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Muslim Senator Fatima Payman To Leave Labor Party

ADH Staff WriterJuly 4, 2024

Rebel senator Fatima Payman is poised to leave the Labor Party as early as Thursday to join the crossbench with support from Muslim groups, raising concerns about sectarianism in politics.

Prime Minister Anthony Albanese acknowledged Senator Payman’s decision, noting it was made independently. “Senator Payman, of course, has made a decision to place herself outside the Labor Party, that is a decision that she made,” Mr Albanese said. “I expect further announcements in the coming days. Which will explain exactly what the strategy has been now, [for] more than a month.”

Labor sources believe Senator Payman is being influenced by radical elements within the Muslim community, who view her position as a means to simplify the formation of a political party.

“It’s a totally cynical manipulation of a young Muslim woman,” commented a senior government source, as reported by The Australian Financial Review.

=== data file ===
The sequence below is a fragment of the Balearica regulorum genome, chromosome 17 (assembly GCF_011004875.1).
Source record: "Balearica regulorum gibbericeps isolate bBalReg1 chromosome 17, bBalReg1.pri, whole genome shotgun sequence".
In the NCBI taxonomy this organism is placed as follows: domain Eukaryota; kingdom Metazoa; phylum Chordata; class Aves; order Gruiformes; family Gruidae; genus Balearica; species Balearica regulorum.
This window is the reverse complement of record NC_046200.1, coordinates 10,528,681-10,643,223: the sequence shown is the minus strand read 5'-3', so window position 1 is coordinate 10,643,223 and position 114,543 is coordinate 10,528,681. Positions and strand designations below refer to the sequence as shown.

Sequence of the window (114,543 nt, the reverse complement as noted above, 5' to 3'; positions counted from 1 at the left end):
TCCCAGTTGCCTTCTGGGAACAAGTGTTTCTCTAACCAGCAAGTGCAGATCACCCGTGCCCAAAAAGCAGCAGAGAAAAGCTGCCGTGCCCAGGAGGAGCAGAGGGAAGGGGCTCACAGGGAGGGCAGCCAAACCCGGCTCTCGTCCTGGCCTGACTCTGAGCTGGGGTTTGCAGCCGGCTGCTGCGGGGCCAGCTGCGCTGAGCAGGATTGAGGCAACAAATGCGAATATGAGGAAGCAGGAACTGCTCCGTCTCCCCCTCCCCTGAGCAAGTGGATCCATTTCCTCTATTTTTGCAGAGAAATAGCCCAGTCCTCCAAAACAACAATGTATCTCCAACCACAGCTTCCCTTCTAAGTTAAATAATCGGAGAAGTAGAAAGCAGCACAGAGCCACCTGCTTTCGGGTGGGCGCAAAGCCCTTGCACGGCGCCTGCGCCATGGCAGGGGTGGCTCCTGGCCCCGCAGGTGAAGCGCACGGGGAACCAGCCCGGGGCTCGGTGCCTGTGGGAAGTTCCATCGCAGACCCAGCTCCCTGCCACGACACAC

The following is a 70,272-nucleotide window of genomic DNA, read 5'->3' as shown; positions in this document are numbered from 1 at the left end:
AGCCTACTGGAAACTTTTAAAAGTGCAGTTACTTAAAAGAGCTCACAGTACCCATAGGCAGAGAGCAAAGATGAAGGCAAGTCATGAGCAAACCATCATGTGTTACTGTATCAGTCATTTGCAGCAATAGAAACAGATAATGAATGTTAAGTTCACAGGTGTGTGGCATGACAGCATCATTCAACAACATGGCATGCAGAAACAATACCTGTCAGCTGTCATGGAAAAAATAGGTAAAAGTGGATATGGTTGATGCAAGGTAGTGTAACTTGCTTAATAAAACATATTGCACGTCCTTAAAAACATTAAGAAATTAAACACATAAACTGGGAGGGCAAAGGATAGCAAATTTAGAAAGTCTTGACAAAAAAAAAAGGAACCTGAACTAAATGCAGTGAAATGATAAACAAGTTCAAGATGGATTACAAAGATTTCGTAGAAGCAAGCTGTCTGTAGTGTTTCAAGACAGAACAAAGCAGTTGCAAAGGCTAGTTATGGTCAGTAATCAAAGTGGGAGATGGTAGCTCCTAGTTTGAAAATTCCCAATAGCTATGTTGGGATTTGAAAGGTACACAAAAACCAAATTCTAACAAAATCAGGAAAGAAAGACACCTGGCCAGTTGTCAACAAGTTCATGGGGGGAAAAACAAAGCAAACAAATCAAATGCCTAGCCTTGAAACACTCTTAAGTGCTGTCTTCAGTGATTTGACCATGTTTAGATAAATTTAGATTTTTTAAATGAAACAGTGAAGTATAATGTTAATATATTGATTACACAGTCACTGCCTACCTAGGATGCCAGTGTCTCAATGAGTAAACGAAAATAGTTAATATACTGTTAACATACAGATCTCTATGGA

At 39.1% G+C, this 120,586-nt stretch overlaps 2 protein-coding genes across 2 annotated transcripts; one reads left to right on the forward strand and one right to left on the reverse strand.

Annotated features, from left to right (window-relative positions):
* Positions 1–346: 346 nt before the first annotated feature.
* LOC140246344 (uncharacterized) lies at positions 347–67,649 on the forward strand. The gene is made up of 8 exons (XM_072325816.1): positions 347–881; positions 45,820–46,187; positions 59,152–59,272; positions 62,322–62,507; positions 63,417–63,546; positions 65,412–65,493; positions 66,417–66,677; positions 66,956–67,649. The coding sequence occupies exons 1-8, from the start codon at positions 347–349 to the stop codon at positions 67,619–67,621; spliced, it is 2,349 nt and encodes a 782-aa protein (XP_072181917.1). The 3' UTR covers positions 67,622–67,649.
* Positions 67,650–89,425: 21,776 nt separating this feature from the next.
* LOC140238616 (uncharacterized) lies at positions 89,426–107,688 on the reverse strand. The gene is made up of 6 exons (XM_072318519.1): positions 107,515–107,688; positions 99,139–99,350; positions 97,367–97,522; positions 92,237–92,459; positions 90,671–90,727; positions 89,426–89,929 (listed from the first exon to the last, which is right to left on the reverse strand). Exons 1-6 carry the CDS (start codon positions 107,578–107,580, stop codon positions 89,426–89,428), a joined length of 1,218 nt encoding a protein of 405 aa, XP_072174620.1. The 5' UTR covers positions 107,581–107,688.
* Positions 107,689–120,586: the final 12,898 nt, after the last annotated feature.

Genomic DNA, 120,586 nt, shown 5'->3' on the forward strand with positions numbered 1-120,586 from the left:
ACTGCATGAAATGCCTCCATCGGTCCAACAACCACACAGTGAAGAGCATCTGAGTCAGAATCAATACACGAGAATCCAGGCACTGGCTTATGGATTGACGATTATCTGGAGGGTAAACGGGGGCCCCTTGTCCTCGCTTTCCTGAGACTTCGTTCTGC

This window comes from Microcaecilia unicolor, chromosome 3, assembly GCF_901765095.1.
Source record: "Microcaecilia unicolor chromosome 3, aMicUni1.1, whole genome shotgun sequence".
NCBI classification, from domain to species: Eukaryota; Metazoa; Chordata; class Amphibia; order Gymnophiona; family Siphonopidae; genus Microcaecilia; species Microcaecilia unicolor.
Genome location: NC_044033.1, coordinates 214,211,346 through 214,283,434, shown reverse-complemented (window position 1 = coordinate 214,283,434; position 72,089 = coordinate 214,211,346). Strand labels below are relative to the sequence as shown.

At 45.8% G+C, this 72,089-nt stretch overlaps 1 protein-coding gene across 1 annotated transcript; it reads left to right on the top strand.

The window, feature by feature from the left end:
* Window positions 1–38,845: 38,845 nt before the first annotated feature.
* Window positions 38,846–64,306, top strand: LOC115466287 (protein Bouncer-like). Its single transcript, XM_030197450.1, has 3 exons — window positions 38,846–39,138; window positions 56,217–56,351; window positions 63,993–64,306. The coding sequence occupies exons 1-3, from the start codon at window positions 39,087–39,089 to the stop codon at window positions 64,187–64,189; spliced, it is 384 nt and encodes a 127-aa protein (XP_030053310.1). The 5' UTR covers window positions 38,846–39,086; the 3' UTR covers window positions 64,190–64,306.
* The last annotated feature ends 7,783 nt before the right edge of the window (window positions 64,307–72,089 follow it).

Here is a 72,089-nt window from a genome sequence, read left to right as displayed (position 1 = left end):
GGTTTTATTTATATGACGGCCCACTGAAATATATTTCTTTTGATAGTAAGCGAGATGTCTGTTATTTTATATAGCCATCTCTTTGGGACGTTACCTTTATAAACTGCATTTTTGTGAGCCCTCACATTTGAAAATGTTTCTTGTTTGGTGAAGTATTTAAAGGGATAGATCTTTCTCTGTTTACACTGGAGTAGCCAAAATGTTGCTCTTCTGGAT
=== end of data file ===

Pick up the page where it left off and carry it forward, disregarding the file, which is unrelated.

Sydney-based barrister Mahmud Hawila, representing The Muslim Vote, blamed Mr Albanese for suspending Senator Payman. “What he’s done, unbeknown to him, is firmed up and consolidated support not just for Payman but the resolute conviction to get rid of Labor in these seats,” he said.

Hawila suggested that the movement has gained significant momentum, with former Labor members joining the cause.

Former Department of Home Affairs secretary Mike Pezzullo expressed concern about the rise of religious-based parties, warning it could lead to democratic fragmentation.

Liberal MP Dave Sharma echoed these sentiments, fearing the impact on political culture. “I worry about what it would do to our political culture,” he said, suggesting other religious groups might follow suit.

The Muslim Vote organization, well-established in the UK, aims to influence Australian politics. It lists key Labor seats with significant Muslim populations and rates MPs on their support for Palestine and their stance on the International Court of Justice case against Israel.

While the organization claims not to be a political party, it plans to run candidates in seats with large Muslim populations, including those held by cabinet ministers Tony Burke and Jason Clare.

Prime Minister Albanese defended Labor’s position on Palestine and emphasized the need for a lasting peace. He criticized the Greens for their stunts, stating that peace would not be achieved through Senate resolutions or desecrating war memorials.

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